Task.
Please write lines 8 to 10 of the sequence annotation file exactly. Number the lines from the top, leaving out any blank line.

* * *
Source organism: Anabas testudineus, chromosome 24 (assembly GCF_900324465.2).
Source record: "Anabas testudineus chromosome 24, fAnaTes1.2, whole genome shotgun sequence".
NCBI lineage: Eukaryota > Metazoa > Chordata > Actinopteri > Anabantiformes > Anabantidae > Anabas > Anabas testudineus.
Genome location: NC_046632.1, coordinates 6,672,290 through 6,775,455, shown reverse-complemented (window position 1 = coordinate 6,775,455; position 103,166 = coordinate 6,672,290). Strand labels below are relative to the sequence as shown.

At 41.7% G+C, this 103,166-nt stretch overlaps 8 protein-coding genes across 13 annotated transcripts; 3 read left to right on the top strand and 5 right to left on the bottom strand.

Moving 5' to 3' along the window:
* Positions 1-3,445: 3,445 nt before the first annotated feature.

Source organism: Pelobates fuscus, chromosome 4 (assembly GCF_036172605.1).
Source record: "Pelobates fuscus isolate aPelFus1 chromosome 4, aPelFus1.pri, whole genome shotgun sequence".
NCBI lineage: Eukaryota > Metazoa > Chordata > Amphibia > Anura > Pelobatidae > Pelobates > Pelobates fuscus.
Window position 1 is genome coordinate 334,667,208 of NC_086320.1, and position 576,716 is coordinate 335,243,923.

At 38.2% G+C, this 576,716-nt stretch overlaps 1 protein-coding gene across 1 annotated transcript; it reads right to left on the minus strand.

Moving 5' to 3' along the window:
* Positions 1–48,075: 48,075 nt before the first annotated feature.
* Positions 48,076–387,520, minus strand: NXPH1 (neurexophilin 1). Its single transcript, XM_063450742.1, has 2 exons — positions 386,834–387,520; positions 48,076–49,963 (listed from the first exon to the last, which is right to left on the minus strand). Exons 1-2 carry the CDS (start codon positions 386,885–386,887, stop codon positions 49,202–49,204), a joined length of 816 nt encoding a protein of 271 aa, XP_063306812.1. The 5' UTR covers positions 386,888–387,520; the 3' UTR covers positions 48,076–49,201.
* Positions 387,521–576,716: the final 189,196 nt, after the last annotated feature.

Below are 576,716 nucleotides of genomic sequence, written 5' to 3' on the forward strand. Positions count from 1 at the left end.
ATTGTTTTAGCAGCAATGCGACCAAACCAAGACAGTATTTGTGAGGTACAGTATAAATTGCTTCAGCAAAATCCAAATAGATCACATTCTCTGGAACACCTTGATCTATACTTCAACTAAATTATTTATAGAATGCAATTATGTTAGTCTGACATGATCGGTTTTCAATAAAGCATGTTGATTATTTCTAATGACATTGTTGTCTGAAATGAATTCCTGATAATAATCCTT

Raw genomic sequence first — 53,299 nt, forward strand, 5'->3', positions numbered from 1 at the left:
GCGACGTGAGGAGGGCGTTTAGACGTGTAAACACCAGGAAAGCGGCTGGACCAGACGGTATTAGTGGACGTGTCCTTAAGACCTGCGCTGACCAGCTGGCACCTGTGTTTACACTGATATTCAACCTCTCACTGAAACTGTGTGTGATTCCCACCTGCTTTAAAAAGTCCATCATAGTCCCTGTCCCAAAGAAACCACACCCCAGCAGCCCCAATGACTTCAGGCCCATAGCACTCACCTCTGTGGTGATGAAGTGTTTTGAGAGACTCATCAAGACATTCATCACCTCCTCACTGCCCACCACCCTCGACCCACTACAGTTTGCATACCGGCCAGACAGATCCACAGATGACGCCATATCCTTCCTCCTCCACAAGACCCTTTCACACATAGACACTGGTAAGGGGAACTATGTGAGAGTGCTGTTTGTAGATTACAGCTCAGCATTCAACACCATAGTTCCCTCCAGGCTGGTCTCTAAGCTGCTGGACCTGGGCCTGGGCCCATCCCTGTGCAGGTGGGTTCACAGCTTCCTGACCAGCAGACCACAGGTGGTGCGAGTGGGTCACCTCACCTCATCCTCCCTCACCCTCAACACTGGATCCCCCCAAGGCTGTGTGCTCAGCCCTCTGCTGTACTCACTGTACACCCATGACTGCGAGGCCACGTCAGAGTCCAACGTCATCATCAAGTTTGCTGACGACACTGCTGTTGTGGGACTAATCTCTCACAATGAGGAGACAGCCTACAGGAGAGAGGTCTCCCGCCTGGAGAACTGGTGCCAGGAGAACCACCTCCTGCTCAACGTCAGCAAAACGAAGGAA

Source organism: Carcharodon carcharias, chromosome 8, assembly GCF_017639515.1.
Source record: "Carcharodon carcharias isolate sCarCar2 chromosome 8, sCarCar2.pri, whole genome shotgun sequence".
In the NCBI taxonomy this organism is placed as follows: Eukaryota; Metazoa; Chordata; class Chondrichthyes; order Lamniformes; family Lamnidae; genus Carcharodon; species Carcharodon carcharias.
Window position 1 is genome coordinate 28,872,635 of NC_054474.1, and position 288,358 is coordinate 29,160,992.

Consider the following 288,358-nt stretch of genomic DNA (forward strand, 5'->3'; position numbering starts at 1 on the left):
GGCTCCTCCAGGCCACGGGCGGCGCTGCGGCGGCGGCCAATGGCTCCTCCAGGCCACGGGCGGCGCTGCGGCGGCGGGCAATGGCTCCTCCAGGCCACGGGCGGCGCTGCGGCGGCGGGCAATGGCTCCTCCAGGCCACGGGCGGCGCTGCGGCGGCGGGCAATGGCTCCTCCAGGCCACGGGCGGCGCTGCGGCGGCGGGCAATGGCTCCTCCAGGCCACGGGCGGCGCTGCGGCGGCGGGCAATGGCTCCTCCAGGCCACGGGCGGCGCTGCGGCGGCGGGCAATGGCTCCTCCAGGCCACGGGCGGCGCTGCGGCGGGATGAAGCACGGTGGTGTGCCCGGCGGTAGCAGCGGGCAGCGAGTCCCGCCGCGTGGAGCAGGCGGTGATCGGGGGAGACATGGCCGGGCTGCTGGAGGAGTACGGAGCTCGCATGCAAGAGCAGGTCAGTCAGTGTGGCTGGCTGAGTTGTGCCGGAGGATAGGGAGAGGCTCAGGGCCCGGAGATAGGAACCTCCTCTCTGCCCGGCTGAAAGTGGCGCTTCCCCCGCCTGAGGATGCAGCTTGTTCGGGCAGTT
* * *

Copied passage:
Source organism: Pelobates fuscus, chromosome 4 (assembly GCF_036172605.1).
Source record: "Pelobates fuscus isolate aPelFus1 chromosome 4, aPelFus1.pri, whole genome shotgun sequence".
NCBI lineage: Eukaryota > Metazoa > Chordata > Amphibia > Anura > Pelobatidae > Pelobates > Pelobates fuscus.